It’s too soon to say the heart and soul of the show has returned, but it certainly feels like it’s on its way. That’s not adulation talking, it’s an acknowledgement of what the show is now, compared to where it was. It continues to be a work in progress, and will for the foreseeable future. Y&R’s creative black hole didn’t happen overnight; it was a gradual, systematic ruination of the legacy established by the late, great William J. Bell. Temporary people made permanent decisions that affected the creative health of the show in the long-term. The blame cannot and should not be attributed to one person, but rather to many who simply couldn’t be who we all wish they could have been – Bill Bell.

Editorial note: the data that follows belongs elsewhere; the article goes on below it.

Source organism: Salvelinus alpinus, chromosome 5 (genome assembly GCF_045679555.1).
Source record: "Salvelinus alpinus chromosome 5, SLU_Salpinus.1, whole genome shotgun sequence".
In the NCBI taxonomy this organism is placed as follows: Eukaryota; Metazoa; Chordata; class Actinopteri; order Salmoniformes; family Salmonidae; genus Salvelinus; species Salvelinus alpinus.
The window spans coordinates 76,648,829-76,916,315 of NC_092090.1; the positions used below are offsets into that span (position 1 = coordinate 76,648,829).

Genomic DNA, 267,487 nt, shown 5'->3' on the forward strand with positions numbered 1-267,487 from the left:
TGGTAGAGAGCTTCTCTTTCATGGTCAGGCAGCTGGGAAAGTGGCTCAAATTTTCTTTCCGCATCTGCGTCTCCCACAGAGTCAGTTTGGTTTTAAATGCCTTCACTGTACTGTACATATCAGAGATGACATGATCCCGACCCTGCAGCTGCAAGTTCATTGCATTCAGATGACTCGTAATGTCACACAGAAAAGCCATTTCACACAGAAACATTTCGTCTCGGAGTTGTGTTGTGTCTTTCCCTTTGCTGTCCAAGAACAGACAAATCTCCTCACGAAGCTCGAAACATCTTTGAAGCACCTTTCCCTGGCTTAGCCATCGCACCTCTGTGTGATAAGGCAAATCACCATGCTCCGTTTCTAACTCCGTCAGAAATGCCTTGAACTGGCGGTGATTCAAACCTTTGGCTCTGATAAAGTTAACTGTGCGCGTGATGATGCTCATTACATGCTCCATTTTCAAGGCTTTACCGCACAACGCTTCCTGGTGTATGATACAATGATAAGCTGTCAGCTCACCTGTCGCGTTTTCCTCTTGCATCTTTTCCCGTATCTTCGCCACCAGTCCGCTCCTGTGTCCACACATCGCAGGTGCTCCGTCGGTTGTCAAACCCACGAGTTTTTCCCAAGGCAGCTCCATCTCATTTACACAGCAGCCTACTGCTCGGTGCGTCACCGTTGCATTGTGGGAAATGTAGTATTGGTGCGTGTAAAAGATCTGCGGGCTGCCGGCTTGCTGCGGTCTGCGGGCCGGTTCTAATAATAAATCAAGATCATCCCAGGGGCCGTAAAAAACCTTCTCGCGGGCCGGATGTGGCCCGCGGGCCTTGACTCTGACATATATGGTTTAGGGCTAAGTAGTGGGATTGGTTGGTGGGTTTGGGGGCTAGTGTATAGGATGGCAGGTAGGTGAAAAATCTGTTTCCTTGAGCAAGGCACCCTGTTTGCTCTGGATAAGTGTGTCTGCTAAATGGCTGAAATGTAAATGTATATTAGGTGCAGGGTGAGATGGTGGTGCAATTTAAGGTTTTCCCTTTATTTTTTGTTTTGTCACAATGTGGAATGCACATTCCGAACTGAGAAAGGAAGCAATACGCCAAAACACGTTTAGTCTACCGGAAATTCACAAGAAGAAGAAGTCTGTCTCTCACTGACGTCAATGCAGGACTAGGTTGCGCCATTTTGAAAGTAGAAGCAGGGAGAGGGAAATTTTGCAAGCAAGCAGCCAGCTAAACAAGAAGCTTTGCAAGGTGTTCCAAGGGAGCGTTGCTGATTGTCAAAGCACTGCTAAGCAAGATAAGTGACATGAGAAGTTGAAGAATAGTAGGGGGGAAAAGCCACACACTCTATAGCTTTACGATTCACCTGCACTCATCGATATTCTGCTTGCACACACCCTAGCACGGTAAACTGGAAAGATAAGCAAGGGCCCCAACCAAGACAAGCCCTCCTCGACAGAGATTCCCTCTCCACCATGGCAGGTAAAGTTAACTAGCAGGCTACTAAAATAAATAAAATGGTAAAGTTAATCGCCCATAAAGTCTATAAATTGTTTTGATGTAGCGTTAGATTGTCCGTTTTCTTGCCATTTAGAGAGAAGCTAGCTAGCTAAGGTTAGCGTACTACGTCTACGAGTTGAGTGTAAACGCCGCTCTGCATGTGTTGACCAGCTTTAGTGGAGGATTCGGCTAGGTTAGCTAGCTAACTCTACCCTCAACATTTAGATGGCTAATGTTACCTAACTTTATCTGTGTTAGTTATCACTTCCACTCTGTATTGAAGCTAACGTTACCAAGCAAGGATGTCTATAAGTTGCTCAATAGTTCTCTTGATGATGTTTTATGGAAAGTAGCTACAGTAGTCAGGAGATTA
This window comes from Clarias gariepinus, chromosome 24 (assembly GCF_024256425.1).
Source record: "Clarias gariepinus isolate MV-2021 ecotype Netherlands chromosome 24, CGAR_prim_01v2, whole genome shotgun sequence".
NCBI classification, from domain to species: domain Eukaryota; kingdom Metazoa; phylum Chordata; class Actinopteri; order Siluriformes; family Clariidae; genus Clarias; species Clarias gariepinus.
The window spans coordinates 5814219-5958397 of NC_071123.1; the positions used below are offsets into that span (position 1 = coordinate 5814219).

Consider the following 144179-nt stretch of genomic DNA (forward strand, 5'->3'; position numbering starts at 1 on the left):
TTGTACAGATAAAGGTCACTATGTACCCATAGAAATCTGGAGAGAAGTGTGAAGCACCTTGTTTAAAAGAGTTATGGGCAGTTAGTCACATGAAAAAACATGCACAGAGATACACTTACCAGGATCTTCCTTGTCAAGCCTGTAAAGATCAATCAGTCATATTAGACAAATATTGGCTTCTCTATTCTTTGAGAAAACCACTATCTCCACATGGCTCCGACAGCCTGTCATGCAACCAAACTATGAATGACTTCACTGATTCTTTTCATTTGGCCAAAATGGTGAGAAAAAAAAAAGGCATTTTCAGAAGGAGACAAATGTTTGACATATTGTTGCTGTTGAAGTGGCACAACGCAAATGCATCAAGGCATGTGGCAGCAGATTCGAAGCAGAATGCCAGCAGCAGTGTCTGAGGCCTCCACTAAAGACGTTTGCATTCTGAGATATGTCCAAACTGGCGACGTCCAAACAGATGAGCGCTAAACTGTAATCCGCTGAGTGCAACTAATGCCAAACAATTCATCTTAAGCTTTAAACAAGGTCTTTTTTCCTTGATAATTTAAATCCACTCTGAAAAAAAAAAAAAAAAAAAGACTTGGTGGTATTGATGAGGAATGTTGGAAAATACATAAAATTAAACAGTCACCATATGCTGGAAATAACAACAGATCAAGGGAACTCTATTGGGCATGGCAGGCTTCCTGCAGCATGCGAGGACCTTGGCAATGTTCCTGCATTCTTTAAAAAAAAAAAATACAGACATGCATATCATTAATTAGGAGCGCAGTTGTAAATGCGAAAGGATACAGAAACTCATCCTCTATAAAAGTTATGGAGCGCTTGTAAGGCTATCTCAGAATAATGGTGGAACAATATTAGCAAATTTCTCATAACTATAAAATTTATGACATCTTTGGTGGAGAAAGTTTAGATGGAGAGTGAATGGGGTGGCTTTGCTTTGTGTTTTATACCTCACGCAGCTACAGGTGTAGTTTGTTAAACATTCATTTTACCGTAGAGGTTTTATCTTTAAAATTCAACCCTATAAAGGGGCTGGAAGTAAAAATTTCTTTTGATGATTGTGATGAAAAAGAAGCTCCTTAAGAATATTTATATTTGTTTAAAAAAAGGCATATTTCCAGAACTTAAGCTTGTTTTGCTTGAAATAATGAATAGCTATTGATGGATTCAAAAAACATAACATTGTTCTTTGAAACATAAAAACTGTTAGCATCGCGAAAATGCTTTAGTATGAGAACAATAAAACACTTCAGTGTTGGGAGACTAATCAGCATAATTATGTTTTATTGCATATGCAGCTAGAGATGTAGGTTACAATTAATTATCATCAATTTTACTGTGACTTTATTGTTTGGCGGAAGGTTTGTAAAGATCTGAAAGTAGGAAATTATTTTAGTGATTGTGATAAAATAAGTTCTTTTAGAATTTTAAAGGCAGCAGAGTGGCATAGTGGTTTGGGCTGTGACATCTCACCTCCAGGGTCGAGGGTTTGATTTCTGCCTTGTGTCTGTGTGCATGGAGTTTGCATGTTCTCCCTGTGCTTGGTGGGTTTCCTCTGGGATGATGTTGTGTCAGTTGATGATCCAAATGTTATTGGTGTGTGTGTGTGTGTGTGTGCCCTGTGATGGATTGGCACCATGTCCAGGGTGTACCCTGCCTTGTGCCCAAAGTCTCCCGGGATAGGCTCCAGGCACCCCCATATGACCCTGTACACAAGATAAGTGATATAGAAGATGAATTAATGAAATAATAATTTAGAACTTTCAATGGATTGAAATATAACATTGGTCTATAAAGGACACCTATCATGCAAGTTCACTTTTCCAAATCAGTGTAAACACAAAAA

Griffith and Phelps have a tough road ahead of them, but it’s important that fans and those of us in the media give time to work out the kinks and make adjustments as needed. It’ll behoove fans to temper high expectations with a heavy dose of cautious optimism. Knowing that you won’t get everything you want, all of the time goes a long way toward creating a positive viewing experience. Instead of focusing on what you think they aren’t doing right, focus on what they are, and provide the criticism that supports your views. Take advantage of the @CBSDaytime Twitter account – tell them what you’re loving and what you think could use improvement. Continue to make your calls and send letters. The greatest power your have is your voice.
McDaniel says the best advice she’s received was, “To listen. People will always teach you something if you’re paying attention.” It’s up to us to make sure she hears.